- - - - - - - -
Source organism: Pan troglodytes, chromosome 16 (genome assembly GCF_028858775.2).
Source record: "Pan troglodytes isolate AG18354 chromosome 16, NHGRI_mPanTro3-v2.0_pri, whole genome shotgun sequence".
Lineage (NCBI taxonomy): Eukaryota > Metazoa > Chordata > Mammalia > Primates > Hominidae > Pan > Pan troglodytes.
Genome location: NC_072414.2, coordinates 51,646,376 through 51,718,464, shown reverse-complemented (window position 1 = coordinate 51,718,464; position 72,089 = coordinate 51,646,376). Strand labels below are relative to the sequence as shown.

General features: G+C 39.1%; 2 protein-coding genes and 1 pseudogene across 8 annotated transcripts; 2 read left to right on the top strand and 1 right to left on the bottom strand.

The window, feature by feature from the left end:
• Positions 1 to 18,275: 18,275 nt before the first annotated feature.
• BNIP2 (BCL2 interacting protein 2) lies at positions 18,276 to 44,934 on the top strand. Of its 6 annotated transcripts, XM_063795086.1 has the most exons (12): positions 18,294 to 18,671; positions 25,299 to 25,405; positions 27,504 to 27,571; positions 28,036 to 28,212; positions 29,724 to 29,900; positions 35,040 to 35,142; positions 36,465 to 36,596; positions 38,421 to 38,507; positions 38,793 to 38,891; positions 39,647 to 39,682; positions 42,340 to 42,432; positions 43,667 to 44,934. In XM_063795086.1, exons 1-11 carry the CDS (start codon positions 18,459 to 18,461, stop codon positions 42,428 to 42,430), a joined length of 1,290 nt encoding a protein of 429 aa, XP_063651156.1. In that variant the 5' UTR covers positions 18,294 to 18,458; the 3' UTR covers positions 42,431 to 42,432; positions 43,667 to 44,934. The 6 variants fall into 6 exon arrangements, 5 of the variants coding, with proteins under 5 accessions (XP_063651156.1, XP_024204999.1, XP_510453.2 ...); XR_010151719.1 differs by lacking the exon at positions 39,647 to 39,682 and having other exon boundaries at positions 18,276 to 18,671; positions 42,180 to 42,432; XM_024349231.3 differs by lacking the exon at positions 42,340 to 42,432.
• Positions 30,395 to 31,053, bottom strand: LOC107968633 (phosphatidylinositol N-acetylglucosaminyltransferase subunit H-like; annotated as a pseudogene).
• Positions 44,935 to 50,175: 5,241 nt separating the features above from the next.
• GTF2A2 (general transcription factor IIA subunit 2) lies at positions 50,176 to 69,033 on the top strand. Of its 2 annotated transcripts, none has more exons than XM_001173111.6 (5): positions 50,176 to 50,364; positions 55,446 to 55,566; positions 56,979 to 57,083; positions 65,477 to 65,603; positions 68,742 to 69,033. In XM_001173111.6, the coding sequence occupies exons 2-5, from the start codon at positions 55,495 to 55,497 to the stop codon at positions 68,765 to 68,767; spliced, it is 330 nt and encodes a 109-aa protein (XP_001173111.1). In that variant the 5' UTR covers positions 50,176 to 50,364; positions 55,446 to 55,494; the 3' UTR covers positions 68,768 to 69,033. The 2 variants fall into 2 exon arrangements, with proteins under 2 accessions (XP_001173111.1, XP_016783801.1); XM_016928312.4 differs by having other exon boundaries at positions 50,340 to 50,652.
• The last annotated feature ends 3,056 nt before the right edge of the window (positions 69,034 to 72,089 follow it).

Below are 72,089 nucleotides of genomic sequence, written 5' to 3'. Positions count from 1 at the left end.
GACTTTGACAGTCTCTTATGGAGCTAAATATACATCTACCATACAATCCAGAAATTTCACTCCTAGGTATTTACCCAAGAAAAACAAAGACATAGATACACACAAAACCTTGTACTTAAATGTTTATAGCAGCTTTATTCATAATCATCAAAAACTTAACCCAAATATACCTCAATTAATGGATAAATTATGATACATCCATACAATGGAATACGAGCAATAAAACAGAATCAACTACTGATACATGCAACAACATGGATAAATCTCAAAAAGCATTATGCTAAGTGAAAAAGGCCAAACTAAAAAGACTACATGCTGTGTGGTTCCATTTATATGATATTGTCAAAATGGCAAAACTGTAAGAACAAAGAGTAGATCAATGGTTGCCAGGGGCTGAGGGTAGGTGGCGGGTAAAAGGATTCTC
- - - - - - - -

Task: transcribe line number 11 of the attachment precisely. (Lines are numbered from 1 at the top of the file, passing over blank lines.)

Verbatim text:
• GTF2A2 (general transcription factor IIA subunit 2) lies at positions 50,176 to 69,033 on the top strand. Of its 2 annotated transcripts, none has more exons than XM_001173111.6 (5): positions 50,176 to 50,364; positions 55,446 to 55,566; positions 56,979 to 57,083; positions 65,477 to 65,603; positions 68,742 to 69,033. In XM_001173111.6, the coding sequence occupies exons 2-5, from the start codon at positions 55,495 to 55,497 to the stop codon at positions 68,765 to 68,767; spliced, it is 330 nt and encodes a 109-aa protein (XP_001173111.1). In that variant the 5' UTR covers positions 50,176 to 50,364; positions 55,446 to 55,494; the 3' UTR covers positions 68,768 to 69,033. The 2 variants fall into 2 exon arrangements, with proteins under 2 accessions (XP_001173111.1, XP_016783801.1); XM_016928312.4 differs by having other exon boundaries at positions 50,340 to 50,652.